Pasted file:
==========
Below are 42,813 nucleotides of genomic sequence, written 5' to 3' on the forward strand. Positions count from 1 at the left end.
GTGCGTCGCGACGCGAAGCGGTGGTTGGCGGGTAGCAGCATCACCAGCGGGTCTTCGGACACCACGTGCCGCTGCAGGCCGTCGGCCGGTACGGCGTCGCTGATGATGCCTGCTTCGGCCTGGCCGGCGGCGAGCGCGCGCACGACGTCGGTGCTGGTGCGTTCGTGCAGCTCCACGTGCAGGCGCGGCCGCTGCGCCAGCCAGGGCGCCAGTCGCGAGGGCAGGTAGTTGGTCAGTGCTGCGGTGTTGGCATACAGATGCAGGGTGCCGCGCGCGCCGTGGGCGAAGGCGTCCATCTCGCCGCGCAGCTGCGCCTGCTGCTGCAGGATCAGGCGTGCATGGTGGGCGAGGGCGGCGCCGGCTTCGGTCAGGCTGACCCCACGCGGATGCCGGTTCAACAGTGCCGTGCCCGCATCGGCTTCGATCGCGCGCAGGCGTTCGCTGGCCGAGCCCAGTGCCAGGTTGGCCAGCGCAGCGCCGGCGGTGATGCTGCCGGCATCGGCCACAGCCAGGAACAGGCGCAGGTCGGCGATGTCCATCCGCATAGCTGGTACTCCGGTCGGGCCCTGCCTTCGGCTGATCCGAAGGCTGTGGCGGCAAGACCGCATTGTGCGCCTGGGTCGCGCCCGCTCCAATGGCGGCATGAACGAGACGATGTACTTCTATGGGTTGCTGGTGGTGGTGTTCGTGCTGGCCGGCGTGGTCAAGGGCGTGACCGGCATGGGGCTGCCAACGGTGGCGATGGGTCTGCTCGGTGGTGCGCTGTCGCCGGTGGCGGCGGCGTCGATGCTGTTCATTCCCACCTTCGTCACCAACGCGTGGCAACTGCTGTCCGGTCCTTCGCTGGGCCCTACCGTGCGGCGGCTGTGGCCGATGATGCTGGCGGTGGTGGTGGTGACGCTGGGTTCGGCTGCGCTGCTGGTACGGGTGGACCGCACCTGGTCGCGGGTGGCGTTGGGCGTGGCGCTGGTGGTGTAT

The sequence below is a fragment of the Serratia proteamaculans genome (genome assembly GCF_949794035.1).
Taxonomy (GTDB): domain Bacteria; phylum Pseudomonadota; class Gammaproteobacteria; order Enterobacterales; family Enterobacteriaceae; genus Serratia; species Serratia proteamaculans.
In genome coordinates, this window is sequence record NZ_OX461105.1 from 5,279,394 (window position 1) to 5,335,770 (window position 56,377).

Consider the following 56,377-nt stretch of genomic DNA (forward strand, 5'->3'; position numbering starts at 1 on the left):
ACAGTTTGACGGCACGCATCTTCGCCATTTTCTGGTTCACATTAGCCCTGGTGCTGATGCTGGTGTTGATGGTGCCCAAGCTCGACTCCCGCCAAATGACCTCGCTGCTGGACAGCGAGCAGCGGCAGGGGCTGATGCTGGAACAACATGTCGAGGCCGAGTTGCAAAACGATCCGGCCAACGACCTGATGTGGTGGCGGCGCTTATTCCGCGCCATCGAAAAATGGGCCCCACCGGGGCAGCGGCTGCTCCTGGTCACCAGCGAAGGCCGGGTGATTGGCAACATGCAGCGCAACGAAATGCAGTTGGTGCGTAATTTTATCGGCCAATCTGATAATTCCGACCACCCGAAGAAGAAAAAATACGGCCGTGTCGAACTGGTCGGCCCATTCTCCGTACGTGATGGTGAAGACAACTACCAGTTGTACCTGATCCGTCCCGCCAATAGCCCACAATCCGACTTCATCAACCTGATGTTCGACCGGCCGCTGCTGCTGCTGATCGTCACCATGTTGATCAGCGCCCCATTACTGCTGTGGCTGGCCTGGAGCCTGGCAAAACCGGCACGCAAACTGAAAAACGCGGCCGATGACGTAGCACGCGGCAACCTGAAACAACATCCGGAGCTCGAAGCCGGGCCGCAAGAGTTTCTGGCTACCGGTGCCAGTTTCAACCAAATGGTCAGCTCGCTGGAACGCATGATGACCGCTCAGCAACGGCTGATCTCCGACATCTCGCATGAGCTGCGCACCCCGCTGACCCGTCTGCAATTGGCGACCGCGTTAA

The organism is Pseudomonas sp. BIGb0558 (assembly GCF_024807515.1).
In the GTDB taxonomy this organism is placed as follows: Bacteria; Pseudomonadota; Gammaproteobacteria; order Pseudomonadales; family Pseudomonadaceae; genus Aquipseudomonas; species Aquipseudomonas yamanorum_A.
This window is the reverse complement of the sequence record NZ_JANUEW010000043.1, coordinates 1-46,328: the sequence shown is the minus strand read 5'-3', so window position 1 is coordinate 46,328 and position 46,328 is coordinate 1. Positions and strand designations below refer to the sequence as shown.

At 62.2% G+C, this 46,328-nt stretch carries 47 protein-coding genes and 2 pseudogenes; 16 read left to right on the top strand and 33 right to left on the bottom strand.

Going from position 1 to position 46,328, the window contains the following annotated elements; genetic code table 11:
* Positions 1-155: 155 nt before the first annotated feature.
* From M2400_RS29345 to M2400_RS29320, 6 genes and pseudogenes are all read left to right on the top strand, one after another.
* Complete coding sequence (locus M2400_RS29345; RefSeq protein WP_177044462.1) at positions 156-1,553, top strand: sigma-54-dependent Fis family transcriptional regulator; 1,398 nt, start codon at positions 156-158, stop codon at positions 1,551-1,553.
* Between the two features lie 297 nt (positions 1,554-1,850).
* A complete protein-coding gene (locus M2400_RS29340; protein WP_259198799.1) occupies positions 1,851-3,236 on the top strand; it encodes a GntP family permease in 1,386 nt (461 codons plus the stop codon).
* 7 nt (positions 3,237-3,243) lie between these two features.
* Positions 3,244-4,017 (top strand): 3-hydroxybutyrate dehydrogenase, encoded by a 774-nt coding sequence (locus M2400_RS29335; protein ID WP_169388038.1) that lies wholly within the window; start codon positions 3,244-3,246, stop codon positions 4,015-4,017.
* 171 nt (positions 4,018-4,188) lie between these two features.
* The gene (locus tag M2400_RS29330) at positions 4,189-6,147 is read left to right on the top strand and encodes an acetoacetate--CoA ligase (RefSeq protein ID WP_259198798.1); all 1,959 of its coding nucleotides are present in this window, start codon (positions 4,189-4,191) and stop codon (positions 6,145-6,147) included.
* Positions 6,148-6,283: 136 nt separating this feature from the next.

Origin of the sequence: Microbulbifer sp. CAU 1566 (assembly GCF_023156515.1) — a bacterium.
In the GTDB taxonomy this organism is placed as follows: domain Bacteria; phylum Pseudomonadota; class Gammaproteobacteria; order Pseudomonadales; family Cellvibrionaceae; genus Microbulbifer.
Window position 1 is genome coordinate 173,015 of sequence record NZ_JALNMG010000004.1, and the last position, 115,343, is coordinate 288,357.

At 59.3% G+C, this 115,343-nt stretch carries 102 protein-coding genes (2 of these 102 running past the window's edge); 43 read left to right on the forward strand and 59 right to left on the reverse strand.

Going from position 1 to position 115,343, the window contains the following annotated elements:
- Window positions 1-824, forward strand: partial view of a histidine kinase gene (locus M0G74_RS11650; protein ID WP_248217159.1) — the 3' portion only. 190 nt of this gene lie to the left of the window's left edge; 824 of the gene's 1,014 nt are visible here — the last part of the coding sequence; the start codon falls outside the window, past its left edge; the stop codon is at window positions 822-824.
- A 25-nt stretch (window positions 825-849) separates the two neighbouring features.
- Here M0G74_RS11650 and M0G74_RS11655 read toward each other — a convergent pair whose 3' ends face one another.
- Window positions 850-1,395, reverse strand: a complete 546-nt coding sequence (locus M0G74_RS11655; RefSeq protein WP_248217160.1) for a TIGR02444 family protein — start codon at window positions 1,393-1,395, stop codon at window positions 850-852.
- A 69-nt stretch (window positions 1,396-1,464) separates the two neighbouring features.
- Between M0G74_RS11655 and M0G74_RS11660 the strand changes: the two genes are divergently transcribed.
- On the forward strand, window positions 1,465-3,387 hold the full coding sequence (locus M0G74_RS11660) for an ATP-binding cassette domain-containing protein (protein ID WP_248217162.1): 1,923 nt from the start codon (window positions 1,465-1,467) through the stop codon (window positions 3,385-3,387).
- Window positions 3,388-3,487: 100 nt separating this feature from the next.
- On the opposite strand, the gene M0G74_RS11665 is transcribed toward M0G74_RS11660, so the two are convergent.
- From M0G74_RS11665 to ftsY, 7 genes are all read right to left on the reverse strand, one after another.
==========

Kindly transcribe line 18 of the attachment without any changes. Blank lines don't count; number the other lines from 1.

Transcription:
* 7 nt (positions 3,237-3,243) lie between these two features.